SINGAPORE - The Government has yet to decide on the exact timing of the planned goods and services tax hike by 2 percentage points to 9 per cent, and it will exercise care in doing so, Finance Minister Heng Swee Keat said on Thursday.
"We will continue to monitor the prevailing economic conditions, spending trends and the buoyancy of our revenues carefully," he said, adding that when the hike kicks in, the Government will provide a transitional support package to help residents cope.
In a speech responding to 55 MPs who spoke over three days, Mr Heng noted the reservations that some had raised over the approach and timing of the GST hike, which was announced in last year's Budget and is slated to kick in some time between 2021 and 2025.
Ms Foo Mee Har (West Coast GRC) had urged the Government to delay the planned increase for as long as possible, suggesting that funds set aside in this term of government as well as the decision to use government debt to finance infrastructure could provide some leeway to postpone the hike.
But Mr Heng said the increase is necessary in the light of needs in healthcare and other areas. This decision, he stressed, was not made lightly.
In 2019 alone, the Health Ministry is expected to spend $6.1 billion to subsidise patient bills through existing permanent schemes enjoyed by all Singaporeans, he noted. This figure excludes further spending to boost healthcare facilities and medical research.
As a result, the base of healthcare spending has risen, said Mr Heng.
"As our population ages, spending on permanent healthcare schemes and other parts of the healthcare system will continue to increase structurally. Funding this requires a structural increase in our operating revenues," he said.
A GST hike is therefore necessary to support this structural increase in healthcare, among other critical needs like pre-school education and security, he said.
Such healthcare spending is also of "a completely different scale and nature" from cohort-based packages set aside for the Merdeka and Pioneer generations, he noted in his speech.
Following the speech, Workers' Party (WP) MP Low Thia Khiang (Aljunied GRC) sought clarification on how long this structural increase will last since the biggest ageing demographic now is the Merdeka Generation, which will diminish in number over time.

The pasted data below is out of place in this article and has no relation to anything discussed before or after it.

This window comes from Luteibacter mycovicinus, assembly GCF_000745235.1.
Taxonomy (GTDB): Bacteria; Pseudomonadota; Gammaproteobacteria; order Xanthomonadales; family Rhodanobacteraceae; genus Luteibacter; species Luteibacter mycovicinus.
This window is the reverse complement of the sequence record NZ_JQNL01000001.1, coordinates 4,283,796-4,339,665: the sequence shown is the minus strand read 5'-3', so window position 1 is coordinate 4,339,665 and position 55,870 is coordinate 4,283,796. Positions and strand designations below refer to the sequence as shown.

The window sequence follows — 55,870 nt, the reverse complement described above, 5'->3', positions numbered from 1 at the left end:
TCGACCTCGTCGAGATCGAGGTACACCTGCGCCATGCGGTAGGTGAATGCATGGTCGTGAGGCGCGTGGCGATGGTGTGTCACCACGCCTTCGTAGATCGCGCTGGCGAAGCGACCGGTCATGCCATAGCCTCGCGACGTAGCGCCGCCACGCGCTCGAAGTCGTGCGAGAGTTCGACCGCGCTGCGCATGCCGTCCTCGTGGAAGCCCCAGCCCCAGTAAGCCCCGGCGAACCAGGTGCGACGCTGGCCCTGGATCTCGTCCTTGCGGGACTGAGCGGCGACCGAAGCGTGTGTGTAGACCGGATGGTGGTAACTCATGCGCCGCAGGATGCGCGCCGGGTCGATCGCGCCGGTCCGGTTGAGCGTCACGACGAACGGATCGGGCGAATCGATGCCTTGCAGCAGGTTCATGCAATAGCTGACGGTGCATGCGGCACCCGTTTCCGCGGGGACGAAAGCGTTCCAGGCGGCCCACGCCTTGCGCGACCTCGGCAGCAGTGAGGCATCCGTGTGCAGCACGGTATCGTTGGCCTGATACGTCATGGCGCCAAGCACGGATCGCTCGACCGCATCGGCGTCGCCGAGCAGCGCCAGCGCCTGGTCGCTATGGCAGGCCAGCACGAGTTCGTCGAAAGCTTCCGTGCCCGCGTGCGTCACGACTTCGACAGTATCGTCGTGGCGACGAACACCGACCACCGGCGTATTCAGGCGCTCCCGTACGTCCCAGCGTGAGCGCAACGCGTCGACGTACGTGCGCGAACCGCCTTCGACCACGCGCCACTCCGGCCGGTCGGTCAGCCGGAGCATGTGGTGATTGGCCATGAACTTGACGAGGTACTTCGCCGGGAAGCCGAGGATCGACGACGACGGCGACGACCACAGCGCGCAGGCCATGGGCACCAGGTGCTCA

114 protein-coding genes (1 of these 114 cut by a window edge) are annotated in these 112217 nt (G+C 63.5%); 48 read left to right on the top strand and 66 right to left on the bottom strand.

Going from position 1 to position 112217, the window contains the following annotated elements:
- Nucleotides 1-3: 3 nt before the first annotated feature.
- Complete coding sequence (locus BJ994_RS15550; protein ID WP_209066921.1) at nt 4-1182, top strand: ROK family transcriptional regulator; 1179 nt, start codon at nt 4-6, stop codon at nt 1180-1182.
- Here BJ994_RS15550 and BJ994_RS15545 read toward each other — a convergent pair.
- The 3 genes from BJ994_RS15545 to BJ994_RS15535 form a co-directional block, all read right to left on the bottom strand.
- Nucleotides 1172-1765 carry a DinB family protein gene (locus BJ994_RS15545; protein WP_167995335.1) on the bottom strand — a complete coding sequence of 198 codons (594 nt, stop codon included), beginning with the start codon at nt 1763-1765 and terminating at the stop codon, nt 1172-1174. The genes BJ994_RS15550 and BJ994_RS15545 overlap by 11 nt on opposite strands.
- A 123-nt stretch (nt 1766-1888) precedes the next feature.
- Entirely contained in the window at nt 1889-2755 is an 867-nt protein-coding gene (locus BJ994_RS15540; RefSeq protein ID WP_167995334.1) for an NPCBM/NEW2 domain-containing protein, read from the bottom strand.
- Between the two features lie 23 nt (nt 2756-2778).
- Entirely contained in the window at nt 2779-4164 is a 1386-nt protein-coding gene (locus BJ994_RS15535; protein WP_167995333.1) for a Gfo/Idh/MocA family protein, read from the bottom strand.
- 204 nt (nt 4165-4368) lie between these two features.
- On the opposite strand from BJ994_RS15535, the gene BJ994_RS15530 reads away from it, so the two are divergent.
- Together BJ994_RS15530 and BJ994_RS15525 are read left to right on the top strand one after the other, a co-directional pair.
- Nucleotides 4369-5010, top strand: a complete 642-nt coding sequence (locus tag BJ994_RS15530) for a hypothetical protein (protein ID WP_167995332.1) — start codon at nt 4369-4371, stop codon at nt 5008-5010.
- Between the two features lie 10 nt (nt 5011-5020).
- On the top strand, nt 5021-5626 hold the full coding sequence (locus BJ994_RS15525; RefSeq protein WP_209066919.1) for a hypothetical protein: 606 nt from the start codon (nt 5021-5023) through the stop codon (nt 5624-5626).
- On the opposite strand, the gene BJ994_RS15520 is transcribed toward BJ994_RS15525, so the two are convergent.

WP chief Pritam Singh added that his party was against the GST hike.
Last year, the WP said it supported the Budget, but voted against it because of the announcement on the GST. "This year, we support the Budget, but our position on the GST has not changed. And I just want to put that down for the record," Mr Singh said.
Replying to Mr Low, Mr Heng said that even though the medical doctors in the House will not have a definitive answer to Mr Low's question, the Government is carefully studying the variables that affect life expectancy and treatment cost structures.
"All I can say is that it is going to last for quite a number of years," he said.
Drawing laughter from the MPs, Mr Heng said each time he meets Health Minister Gan Kim Yong, Mr Gan comes up with a higher set of figures on healthcare costs.
Mr Heng noted in his speech that the GST tax increase is also similar to measures taken by other governments that face ageing societies.
"To address the growing fiscal burden from higher healthcare spending and demographic change, without further ballooning of public debt, there is a need for these governments to raise primary revenues," he added.
Member governments in the Organisation for Economic Cooperation and Development are estimated to require additional median revenues of 6.5 percentage points of gross domestic product by 2060. The planned GST increase of 2 percentage points is expected to raise Singapore's GDP by about 0.7 percentage point, he said.
Mr Heng, responding to Mr Liang Eng Hwa's (Holland-Bukit Timah GRC) speech on the role of surpluses accumulated in this term of government, said the monies will be reinvested into the national reserves. Half of the long-term returns from the reserves can be spent in future Budgets as part of the Net Investment Returns framework.
These contributions to the reserves are part of the Government's obligation to prepare for future uncertainties, he said, citing Mr Murali Pillai's (Bukit Batok) speech. "Any surpluses we have do not simply disappear at the end of the term."
Recalling his work as the managing director of the Monetary Authority of Singapore during the 2008 financial crisis, Mr Heng said surpluses and past reserves can help the Government provide targeted support to people who need help to tide over downturns.
"In planning for this financial year, we were also faced with the global economic outlook being downgraded by the International Monetary Fund (IMF), as global trade tensions grew," he said.
Last month, the IMF trimmed its global growth forecasts to 3.5 per cent for 2019 and 3.6 per cent for 2020, its second downgrade in three months.
Many commentators have in recent days said the cumulative surpluses over this term of government allows the Government to run deficits of up to an estimated $18.8 billion in the next two years.
Mr Heng said: "Fundamentally, we should not have the mentality of trying to spend everything that we have before the end of each term of government.
"As part of our long-term approach, we continue to review our plans and will deploy financial resources where necessary."